The first week of school someone broke into my locker and stole all of my books, except for my math book. Yup, the one book, I couldn’t understand any way. I later found my books and other belongings in a trash can. On occasion, I would be pushed around and sometimes pushed hard against my locker.
It was during this time that I felt like I just couldn’t take anymore and there were a few moments when I debated the pros and cons of living.
Then one day, that one person that so many of us need found me. She came in the form of a school counselor reaching out to all the new kids in school and even better she was new at the school as well. She really saved my life. For one lunch period a week I had my safe space where I could tell her my problems. I told her about Peter but not about the Dyslexia and never my other question I was starting to deal with — my sexuality. But slowly, things began to improve. She helped get my locker moved closer to my fellow bandmates and the locker theft stopped. Because I was able to open up with Laurie, I was able to make more friends.
She had to move out of state at the end of the school year and I was devastated. But she left me with just enough confidence to get through things. It certainly wasn’t easy all the time even up until my senior year when I was told by some parents they didn’t want me in some pictures because they were only for the group of kids who grew up together. Even parents can be cruel.
Like many people, I finally found my way in college. I was able to utter the words to many people that I was Dyslexic, making friends was easier, and eventually I would even admit to myself that I was gay. It was through this that I would also find my voice in activism for women’s and lgbt equality.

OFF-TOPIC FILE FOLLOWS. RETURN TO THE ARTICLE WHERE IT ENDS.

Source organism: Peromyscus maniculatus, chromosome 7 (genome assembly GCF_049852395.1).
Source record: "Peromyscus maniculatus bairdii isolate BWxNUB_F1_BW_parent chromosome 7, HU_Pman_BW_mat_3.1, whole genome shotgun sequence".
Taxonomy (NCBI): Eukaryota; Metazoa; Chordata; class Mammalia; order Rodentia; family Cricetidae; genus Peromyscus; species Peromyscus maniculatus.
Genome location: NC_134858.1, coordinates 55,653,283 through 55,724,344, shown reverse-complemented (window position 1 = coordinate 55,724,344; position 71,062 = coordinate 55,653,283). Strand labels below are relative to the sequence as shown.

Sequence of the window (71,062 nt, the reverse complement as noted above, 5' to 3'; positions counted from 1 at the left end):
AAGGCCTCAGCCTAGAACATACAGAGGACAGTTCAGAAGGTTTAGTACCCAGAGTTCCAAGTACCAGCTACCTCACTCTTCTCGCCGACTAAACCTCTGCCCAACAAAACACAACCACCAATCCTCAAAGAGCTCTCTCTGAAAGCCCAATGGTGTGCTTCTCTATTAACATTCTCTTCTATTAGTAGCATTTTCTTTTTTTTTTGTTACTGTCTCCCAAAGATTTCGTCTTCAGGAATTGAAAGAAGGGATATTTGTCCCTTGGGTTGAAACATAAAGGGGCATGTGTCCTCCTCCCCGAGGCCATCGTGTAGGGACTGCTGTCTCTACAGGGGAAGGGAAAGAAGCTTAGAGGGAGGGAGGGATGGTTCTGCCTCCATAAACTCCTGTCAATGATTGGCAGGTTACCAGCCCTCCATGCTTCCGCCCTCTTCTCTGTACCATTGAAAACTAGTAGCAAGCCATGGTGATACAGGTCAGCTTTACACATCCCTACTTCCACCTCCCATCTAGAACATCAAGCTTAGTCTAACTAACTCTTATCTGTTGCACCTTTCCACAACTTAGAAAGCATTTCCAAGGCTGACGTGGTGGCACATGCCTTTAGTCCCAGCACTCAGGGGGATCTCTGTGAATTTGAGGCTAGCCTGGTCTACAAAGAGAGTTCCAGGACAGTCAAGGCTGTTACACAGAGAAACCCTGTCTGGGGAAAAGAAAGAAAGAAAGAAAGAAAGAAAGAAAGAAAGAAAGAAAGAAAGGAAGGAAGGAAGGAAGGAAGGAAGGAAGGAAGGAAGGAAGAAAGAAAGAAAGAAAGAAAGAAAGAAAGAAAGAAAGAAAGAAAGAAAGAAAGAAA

After many year’s of marches and petitions I decided to become a fundraiser for The Trevor Project, the only national organization providing suicide prevention services to lesbian, gay, bisexual, transgender, and questioning youth in crisis. It was in 2010 and 2011 after all of those horrible lgbt suicides were in just about every news report.
After not getting into the NYC Half Marathon through their lottery I looked at the list of charity teams and saw that The Trevor Project had a team and one of the greatest experiences of my life began. Aside from raising the money to help Trevor I met some amazing people who gave so much of their time to this incredible organization. Not only were these people raising money for Trevor but these were some of the very people who answer those crisis phone lines. For some teens out there they would be their “Laurie,” their person who would save their lives.
I’ve been thinking about Peter a lot this past year and I’m not sure why. Maybe it is because I’ve got some major life milestones coming up — 15 years at my company this September, 20 years in July when I first uttered the words, “I’m gay” to myself, and 25 years in August that I have been in New York. Or it could just be a reminder that I need to continue to fight against bullying and homophobia.
I had originally planned on waiting until I actually began my marathon training to announce my fund raising plans. But I have recently seen so many hateful, homophobic comments on Twitter, Facebook, and other websites. The ugliness of these posts is incredibly frustrating and I will not stand by and be silent about any of this. I think these have served as those reminders I needed.
I’m already in the NYC Marathon through my guaranteed entry. I didn’t need to sign up for a charity team to run this race and I never will. This doesn’t mean that I can’t make this race count for others. Once again, I will be raising money for The Trevor Project. I’ve set a modest goal of $1,500 to start off and I’ll need your help to get there and beyond.
Please help me make sure that kids like me and my friend Peter can find that one voice that will turn things around for us and save our lives. You can send the message that you won’t tolerate bullying and homophobia either. I think my friend Peter would be proud of us.